Amazon, Home Depot and Walmart are the top three retailers in terms of digital performance, and big-box retailers in general have stepped up their digital games, according to the L2 Digital IQ Index Big Box report.
The L2 report, which benchmarks the digital performance of 58 big-box brands operating in the U.S., also found that such retailers are increasing in-store mobile capabilities, with 69% offering barcode scanning through their apps, 39% providing scannable coupons and 25% displaying in-store mapping on mobile.
When it comes to e-commerce, 58% of the brands studied that have physical locations promote services online to drive customers into stores, but only 20% of them offer online registration.—
This report suggests big-box retailers have made a lot of progress in building bridges between mobile, online capabilities and in-store experiences. However, they could still do a lot more.
While the number of retailers encouraging store visits through online promotion is promising, the lack of online registration leaves much to be desired. Along similar lines, only 40% of brands promote in-store events online, with just 16% of brands offering online registration for those events, according to the report.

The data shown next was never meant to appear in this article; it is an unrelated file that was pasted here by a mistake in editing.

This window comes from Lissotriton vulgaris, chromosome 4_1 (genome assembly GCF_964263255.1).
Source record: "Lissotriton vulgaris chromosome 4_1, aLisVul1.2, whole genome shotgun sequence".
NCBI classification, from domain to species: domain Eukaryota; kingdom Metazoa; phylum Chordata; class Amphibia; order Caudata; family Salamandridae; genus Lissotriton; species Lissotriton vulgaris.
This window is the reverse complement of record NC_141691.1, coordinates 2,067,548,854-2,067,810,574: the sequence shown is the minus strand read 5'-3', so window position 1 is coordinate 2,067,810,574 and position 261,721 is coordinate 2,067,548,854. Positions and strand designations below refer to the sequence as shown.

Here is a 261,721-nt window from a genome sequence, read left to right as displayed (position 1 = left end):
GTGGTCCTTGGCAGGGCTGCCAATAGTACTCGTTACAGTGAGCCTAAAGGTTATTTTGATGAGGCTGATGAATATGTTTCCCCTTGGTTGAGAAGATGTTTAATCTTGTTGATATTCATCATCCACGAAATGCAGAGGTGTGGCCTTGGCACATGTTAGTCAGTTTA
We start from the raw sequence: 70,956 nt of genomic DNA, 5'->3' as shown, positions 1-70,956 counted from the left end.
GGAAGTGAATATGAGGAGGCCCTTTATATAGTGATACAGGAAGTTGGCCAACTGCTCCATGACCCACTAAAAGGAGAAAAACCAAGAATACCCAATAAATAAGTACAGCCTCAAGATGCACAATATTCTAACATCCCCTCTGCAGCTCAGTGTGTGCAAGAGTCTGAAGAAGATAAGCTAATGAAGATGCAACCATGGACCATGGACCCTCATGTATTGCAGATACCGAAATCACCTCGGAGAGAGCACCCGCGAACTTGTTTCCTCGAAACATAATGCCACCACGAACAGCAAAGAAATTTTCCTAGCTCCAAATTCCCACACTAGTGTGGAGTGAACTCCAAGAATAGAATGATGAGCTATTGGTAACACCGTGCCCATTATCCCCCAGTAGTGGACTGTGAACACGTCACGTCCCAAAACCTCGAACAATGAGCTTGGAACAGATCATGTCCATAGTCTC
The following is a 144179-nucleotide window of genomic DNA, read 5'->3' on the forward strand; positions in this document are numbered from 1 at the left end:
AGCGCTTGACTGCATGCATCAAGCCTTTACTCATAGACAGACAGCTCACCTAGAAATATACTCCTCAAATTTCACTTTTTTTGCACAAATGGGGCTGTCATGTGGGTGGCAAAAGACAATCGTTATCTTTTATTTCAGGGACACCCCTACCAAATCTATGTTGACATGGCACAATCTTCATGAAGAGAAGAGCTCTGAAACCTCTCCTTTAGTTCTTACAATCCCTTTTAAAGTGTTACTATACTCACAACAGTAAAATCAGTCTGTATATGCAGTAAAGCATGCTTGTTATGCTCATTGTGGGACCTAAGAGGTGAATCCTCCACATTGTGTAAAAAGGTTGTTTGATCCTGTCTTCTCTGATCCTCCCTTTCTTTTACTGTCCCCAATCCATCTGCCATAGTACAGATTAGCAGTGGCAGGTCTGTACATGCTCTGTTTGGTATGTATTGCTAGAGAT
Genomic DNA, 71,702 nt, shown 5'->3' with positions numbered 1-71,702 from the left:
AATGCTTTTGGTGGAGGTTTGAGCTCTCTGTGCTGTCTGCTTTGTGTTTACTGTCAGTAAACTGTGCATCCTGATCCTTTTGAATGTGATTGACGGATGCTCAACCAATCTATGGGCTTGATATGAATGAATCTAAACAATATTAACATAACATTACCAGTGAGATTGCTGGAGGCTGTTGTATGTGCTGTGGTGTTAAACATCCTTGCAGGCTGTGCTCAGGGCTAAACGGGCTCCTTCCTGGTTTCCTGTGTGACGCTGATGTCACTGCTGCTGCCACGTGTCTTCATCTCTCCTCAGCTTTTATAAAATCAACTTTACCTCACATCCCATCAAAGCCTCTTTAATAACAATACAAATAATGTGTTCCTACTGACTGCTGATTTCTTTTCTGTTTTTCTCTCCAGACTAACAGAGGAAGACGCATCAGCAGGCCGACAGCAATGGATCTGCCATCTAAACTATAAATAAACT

Although that aspect of e-commerce could use work, big-box retailers are expanding their horizons in other ways, as many begin partnerships with Google Express. The report said 28% of the 58 brands studied are now working with Google Express to be featured in shopping searches made on Google Home devices. Among those are two big-box retailers not named Amazon — Walmart and Home Depot.
As we've seen in recent months, Walmart has taken its partnership with Google a step further by integrating Walmart accounts with customers' Google accounts, as well as supporting voice ordering for many products, all in the interest of creating a conversational commerce-based bond with customers before Amazon and Alexa lay claim to them.
Even retailers that haven't been among the most progressive in creating quality digital experiences still have time to make an impact by taking notes from leading brands like Walmart, Target and Best Buy, who all increased their online sales year-over-year between Q1 and Q3 2017, according to Griffin Carlborg, an associate at L2 Inc.
"Doomsayers may talk of the 'retail apocalypse," Carlborg said, "but the battle is not over yet, and winning brands are those innovating on the retail experience to compete against Amazon's deep discounts and massive assortment."